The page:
I chose travel because it just makes me feel alive. You know how they say chose a job you love and you’ll never have to work a Day in your life. That’s how I feel at the moment. It doesn’t feel like work to me even if I decide to quit on the business part, I’ll still always have my blog and I’ll still write. Travel is just something that gets me excited and I feel empowered when I’m back with a wealth of knowledge learnt from locals. It’s also feels good to share what you’ve learnt with others as well.
There are so many answers to this but I’ll try to keep it short and simple. When You travel, get first hand information and learn about the history of a place, it’s people and their culture. You can’t get this from any classroom or any book. Knowledge is Power and these things you have learnt will definitely come in handy in this journey called life.
It has to be when I got the opportunity to travel to Turkey for a medical tourism conference courtesy the Turkish Healthcare Travel Council. We were contacted by their Nigerian representative and got the the opportunity to document the entire event. There were over 300 people from various countries and it was quite a humbling experience. I learnt too much on that trip and it has surely opened more doors for us.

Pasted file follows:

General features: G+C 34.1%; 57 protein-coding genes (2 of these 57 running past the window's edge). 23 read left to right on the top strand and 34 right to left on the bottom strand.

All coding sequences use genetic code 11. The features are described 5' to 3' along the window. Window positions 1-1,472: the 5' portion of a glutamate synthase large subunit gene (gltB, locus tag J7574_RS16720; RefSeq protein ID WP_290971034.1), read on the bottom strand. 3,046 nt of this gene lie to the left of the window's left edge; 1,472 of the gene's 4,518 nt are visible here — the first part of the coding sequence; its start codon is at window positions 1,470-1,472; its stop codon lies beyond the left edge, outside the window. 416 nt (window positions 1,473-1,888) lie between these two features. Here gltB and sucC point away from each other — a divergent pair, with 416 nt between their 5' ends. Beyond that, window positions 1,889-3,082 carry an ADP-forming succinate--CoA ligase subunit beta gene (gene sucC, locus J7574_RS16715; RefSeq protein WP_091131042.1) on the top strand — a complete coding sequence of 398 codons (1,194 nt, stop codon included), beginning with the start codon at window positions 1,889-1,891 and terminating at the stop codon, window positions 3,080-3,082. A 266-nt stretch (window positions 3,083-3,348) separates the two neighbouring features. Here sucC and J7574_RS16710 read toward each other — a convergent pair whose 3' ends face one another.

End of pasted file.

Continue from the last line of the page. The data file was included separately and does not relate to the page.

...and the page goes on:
The first trip was to Kajuru Castle in Kaduna State. December, 2015. It was such a bold move as people were still skeptical about travelling to the north. They still are. A new company with absolutely no social media presence. I think we had about 1,000 followers when we did that trip. We planned it with our buddy, UnravelingNigeria. I remember us second guessing ourselves and our ability to pull it off. At some point we were going to cancel it all together. First of all the trip was looking to expensive so we decided to hunt product sponsors. We sent out emails to almost everyone asking them to sponsor this our journey to Northern Nigeria. Some ignored us and others simply said no. However some of them loved the idea and gave us products which made the trip more affordable for everyone.
We went ahead and promoted this trip as surprisingly people signed up for it! We charged N40,000 for that trip and it covered everything; transportation from Abuja, feeding and accomodation. It was even fully booked. We were so excited to see that adventurous Nigerians exist. The ones that are not blinded by the media stereotype. It was so much fun and it was the first group tour by a travel company to Kajuru Castle.